efforts available at the U.S. Environmental Protection Agency’s (EPA) Technology Innovation Office. In many of the cases reviewed, remedial project managers (RPMs) appeared unable to articulate a clear a priori rationale for undertaking source remediation at a site or to quantify the extent to which source remediation efforts were contributing to accomplishment of remedial objectives. To a significant extent, these interrelated problems appeared to reflect the absence of unambiguously stated remedial objectives for the sites or of clear operational definitions of those objectives. For example, during a brief report on an attempt to use steam recovery to remove a source area from a relatively homogenous unconsolidated aquifer, the project manager expressed considerable frustration with the effort, not only from a technical point of view but, more important, from the point of view that it was consuming significant resources while not contributing to any reduction in human health risk. There was no complete exposure pathway to the contaminated groundwater at the site, nor any expectation of a complete pathway in the near future. This is illustrative of a situation in which an explicit operational statement of site objectives (e.g., a reduction of human health risk as estimated by the procedures specified in EPA’s Risk Assessment Guidance for Superfund, RAGS), if made prior to the attempt at source remediation at this site, might have led to a decision not to attempt source remediation.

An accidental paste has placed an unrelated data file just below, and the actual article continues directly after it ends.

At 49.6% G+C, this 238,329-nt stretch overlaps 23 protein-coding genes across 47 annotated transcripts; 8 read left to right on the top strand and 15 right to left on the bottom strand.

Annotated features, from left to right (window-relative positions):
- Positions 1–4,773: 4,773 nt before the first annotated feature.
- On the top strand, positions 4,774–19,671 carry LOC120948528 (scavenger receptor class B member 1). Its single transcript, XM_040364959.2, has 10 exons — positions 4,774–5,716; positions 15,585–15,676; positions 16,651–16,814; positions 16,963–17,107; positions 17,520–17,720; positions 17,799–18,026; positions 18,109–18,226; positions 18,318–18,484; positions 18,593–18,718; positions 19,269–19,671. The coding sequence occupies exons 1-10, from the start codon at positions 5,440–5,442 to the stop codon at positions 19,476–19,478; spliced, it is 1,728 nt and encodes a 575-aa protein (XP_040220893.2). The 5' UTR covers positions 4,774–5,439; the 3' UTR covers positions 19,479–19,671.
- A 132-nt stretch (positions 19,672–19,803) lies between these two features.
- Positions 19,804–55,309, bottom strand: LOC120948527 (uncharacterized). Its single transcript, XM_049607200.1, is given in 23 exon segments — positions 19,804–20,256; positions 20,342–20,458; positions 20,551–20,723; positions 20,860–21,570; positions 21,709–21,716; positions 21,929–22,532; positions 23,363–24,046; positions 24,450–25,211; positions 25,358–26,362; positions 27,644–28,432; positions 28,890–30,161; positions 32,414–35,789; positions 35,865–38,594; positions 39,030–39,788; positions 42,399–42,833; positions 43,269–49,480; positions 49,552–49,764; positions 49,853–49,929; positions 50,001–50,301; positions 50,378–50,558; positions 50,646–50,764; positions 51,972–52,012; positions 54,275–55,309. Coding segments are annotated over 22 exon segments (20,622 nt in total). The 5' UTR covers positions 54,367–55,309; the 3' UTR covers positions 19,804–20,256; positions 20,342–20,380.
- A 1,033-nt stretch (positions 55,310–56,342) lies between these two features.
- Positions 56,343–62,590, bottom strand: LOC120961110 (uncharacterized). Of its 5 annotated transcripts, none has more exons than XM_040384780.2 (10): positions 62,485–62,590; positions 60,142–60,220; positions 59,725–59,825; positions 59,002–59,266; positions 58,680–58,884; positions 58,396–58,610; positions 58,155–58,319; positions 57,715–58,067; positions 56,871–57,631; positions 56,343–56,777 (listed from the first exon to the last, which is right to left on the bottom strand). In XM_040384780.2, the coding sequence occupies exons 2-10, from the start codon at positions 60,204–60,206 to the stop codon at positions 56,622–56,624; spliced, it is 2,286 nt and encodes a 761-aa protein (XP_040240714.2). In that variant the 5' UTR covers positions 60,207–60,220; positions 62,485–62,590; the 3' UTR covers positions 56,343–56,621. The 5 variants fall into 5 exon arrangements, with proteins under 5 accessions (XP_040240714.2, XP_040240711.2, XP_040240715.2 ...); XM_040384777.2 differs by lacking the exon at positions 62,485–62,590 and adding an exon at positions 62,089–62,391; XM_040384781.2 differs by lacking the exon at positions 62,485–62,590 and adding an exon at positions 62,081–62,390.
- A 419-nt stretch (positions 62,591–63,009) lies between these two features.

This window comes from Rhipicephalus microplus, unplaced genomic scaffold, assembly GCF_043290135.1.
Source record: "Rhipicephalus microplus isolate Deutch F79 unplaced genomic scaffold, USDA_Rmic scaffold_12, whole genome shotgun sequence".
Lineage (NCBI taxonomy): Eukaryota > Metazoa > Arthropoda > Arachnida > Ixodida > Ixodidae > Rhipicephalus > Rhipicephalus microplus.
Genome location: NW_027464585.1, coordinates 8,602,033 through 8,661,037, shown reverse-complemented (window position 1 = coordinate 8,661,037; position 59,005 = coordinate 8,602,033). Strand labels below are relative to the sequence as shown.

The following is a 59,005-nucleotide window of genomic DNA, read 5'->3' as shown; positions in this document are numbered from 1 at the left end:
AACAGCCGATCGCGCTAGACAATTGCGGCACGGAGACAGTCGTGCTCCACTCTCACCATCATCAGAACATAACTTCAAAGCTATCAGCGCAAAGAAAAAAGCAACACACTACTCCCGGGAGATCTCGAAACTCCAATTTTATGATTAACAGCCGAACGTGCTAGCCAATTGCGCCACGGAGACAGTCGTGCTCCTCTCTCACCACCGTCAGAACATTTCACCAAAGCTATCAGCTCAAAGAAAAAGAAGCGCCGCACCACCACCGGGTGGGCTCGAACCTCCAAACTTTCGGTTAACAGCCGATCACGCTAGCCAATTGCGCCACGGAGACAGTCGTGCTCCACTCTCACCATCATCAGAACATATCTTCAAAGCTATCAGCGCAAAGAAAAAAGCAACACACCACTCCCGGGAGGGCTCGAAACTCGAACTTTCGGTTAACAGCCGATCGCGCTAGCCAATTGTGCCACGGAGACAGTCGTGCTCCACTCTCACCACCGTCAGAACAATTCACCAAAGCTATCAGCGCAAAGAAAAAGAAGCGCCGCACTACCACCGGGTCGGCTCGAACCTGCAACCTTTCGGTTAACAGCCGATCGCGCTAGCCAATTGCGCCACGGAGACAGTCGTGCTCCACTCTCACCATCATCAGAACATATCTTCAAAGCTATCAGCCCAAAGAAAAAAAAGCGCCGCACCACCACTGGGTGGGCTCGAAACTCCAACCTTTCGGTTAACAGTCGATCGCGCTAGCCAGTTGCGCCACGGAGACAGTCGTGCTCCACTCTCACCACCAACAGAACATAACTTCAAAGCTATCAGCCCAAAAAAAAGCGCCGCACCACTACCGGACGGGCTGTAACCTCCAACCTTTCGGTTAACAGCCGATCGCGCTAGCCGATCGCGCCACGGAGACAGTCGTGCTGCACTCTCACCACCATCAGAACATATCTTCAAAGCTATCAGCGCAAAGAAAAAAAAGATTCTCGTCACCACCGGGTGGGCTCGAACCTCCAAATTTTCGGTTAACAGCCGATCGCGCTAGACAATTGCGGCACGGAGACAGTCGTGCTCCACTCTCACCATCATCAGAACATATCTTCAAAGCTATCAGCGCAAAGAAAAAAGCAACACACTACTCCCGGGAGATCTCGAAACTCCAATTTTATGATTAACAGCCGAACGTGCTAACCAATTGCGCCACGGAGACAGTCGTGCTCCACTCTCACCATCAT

This widespread problem of vaguely formulated remedial objectives, tenuously linked to performance metrics, is neither specific to the issue of source remediation nor reflective of any unusual failure on the part of the specific project managers with whom the committee interacted. Rather, this ambiguity is embodied in long-standing national policy statements (i.e., the National Contingency Plan) and analytical procedures (as embodied in RAGS). It is compounded by the fact that multiple stakeholders at a site not only may have very different objectives, but may also use very similar language to describe those very different objectives. Moreover, a particular performance metric may potentially correspond to a variety of different objectives and accordingly be viewed quite differently by different stakeholders. Finally, both the DNAPL problem and the effects of source remediation efforts raise temporal issues that are very poorly addressed by conventional analytical frameworks for assessing risks to human health and the environment.

This chapter describes a variety of substantive remedial objectives.1 It shows how a stated objective can be defined operationally by several different metrics

1  

Substantive objectives are concerned with the results of a decision process, in terms of a physical change at the site. In contrast, procedural objectives focus not on the outcome of a remedial effort, but on the process by which a decision is reached (e.g., transparency of the decision process, opportunities for public participation). Procedural objectives are often as important to stakeholders as substantive objectives, but they are not considered here because they are outside the scope of this report.



The National Academies | 500 Fifth St. N.W. | Washington, D.C. 20001
Copyright © National Academy of Sciences. All rights reserved.
Terms of Use and Privacy Statement